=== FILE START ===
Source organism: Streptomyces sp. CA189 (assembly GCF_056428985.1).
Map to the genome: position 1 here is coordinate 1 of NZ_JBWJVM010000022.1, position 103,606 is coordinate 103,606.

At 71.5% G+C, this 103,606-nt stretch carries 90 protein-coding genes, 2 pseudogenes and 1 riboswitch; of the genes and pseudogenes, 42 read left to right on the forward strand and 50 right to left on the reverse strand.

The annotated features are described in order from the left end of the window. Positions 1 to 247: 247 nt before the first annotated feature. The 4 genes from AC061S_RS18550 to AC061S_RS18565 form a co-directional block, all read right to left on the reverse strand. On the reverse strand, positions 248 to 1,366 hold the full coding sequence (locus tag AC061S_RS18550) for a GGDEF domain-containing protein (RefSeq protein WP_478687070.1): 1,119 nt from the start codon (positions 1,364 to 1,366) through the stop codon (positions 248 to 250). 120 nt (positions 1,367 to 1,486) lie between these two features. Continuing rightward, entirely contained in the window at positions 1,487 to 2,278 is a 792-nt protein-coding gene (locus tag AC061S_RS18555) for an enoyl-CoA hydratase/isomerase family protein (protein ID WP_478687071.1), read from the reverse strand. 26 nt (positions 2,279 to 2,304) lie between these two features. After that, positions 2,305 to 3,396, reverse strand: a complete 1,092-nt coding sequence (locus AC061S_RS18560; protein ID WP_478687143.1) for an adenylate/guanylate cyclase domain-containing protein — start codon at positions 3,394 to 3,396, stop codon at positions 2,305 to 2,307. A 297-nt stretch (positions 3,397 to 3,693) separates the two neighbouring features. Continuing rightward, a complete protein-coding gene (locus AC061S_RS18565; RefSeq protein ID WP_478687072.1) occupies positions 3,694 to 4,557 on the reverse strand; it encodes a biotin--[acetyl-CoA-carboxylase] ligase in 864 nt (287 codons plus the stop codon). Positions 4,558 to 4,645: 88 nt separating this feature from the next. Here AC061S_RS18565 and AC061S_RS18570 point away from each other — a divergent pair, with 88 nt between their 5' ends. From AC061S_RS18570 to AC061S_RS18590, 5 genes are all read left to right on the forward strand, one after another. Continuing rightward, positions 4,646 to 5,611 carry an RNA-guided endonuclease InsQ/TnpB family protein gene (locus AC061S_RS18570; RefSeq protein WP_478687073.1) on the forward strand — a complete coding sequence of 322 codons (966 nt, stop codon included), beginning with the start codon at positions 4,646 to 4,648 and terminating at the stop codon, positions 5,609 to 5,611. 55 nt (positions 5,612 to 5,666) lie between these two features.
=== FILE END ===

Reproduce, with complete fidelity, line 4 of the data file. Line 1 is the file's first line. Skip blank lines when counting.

The annotated features are described in order from the left end of the window. Positions 1 to 247: 247 nt before the first annotated feature. The 4 genes from AC061S_RS18550 to AC061S_RS18565 form a co-directional block, all read right to left on the reverse strand. On the reverse strand, positions 248 to 1,366 hold the full coding sequence (locus tag AC061S_RS18550) for a GGDEF domain-containing protein (RefSeq protein WP_478687070.1): 1,119 nt from the start codon (positions 1,364 to 1,366) through the stop codon (positions 248 to 250). 120 nt (positions 1,367 to 1,486) lie between these two features. Continuing rightward, entirely contained in the window at positions 1,487 to 2,278 is a 792-nt protein-coding gene (locus tag AC061S_RS18555) for an enoyl-CoA hydratase/isomerase family protein (protein ID WP_478687071.1), read from the reverse strand. 26 nt (positions 2,279 to 2,304) lie between these two features. After that, positions 2,305 to 3,396, reverse strand: a complete 1,092-nt coding sequence (locus AC061S_RS18560; protein ID WP_478687143.1) for an adenylate/guanylate cyclase domain-containing protein — start codon at positions 3,394 to 3,396, stop codon at positions 2,305 to 2,307. A 297-nt stretch (positions 3,397 to 3,693) separates the two neighbouring features. Continuing rightward, a complete protein-coding gene (locus AC061S_RS18565; RefSeq protein ID WP_478687072.1) occupies positions 3,694 to 4,557 on the reverse strand; it encodes a biotin--[acetyl-CoA-carboxylase] ligase in 864 nt (287 codons plus the stop codon). Positions 4,558 to 4,645: 88 nt separating this feature from the next. Here AC061S_RS18565 and AC061S_RS18570 point away from each other — a divergent pair, with 88 nt between their 5' ends. From AC061S_RS18570 to AC061S_RS18590, 5 genes are all read left to right on the forward strand, one after another. Continuing rightward, positions 4,646 to 5,611 carry an RNA-guided endonuclease InsQ/TnpB family protein gene (locus AC061S_RS18570; RefSeq protein WP_478687073.1) on the forward strand — a complete coding sequence of 322 codons (966 nt, stop codon included), beginning with the start codon at positions 4,646 to 4,648 and terminating at the stop codon, positions 5,609 to 5,611. 55 nt (positions 5,612 to 5,666) lie between these two features.